He refuses an army offer of protection. The old doctor-in-holy-orders (Michael Lonsdale) refuses to turn away friend or enemy. The villagers want a refuge, too, perhaps with the monks: “We are the birds, you are the branch.” Like a master musician knowing a passage shouldn’t be played faster just because it is louder, Beauvois makes the moment of invasion itself as measured, deliberate and implacable as the lead-up.
Several of the monks are allowed their moments of religious doubt. Is this an anti-God film? Someone quotes Pascal: “Men never do evil so completely and thoroughly as when they do it from religious conviction.” Militant Islam is the film’s manifest villain. But the faith of the Christians, too, is under scrutiny: this ordeal may have brought them to the ceremony of Critical Mass. The music played on a scratchy gramophone at the “last supper” as they await their fates is not Bach but the lush strains of Swan Lake: inapposite, yet somehow totally right. Somehow, too, the film’s ending, brutal and medium-short, is anointed with a continuing sense of faith. If not in gods, then in men, in humanity’s eternal courage in facing, or outfacing, temporal tragedy.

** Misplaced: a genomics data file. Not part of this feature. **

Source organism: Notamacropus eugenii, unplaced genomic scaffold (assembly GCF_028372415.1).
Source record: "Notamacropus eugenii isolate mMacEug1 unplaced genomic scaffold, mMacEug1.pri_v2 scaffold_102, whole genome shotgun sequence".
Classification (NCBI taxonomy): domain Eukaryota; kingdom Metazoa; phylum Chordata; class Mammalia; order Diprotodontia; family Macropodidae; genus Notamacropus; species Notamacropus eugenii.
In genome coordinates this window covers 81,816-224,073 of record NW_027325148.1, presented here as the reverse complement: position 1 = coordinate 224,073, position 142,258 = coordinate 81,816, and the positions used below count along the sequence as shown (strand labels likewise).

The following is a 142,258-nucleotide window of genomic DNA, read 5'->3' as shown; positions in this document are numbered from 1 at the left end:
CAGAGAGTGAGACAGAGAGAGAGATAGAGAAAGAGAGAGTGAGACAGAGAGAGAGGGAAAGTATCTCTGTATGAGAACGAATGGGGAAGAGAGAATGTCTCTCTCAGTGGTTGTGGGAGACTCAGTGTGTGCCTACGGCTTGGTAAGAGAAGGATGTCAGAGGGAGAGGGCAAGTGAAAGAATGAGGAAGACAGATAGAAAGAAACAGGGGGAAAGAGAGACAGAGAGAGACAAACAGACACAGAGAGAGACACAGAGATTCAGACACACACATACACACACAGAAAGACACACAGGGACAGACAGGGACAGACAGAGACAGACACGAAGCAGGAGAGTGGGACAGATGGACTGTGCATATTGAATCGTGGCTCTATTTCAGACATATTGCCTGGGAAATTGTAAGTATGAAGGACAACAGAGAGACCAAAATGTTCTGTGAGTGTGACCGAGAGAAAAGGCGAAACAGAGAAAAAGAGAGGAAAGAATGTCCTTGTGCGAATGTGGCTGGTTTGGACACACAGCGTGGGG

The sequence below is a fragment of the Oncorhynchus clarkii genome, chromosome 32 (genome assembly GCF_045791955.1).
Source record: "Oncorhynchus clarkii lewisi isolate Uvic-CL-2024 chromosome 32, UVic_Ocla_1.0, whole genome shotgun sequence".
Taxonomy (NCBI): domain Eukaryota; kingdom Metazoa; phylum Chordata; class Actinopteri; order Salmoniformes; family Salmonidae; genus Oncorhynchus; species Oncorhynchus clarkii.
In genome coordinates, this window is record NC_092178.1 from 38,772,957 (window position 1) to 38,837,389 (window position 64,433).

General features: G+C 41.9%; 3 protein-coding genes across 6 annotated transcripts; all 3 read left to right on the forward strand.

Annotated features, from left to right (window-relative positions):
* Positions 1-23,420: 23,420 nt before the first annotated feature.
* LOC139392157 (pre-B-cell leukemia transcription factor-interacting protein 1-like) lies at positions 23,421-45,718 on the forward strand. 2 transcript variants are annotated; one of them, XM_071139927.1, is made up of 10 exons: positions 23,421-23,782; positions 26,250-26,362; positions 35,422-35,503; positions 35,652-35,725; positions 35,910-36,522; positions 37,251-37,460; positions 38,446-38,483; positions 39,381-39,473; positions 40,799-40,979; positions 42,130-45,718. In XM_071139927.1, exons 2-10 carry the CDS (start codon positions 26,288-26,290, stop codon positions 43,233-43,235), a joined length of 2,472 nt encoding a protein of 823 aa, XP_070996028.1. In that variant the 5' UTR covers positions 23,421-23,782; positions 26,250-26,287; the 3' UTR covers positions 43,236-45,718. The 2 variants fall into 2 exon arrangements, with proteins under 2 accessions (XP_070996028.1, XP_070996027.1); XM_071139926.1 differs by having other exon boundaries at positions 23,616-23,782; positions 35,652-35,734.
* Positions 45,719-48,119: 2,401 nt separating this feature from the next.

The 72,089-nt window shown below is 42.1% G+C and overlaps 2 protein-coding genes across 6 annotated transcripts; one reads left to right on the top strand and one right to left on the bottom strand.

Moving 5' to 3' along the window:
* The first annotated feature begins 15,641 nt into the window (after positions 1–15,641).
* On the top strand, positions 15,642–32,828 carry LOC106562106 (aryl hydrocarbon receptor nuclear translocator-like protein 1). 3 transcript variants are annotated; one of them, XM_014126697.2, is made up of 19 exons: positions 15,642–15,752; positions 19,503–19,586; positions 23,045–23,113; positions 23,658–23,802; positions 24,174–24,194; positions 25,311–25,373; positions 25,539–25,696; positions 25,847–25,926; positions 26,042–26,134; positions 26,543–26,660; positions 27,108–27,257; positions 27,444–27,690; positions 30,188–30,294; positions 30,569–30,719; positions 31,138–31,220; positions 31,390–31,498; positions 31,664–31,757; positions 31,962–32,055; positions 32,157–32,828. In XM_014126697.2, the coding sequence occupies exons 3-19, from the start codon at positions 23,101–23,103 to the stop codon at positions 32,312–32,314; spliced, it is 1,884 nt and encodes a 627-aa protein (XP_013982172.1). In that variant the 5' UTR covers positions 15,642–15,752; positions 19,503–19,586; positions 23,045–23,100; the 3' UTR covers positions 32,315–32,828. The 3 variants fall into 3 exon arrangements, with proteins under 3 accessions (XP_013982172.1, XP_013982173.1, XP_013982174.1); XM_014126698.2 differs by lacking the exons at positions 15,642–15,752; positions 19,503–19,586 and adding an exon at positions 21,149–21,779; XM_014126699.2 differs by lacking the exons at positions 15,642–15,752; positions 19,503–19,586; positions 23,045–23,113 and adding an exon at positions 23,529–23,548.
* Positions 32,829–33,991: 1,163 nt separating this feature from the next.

Miral () couldn’t be more of a contrast. A nosedive into the preachy-platitudinous. We are in 1947 establishing a Jewish state with director Julian Schnabel. Every character wears a virtual identity badge. Either that or they bandy bad accents (Vanessa Redgrave as an American), bumper-sticker dialogue (“Without unity we can achieve nothing”) or cruddy ageing make-up, like the truth-based orphanage founder Hind Husseini (Hiam Abbass), who starts young and ends up tottering around in specs and powdered hair like something from Rowan & Martin’s Laugh-In.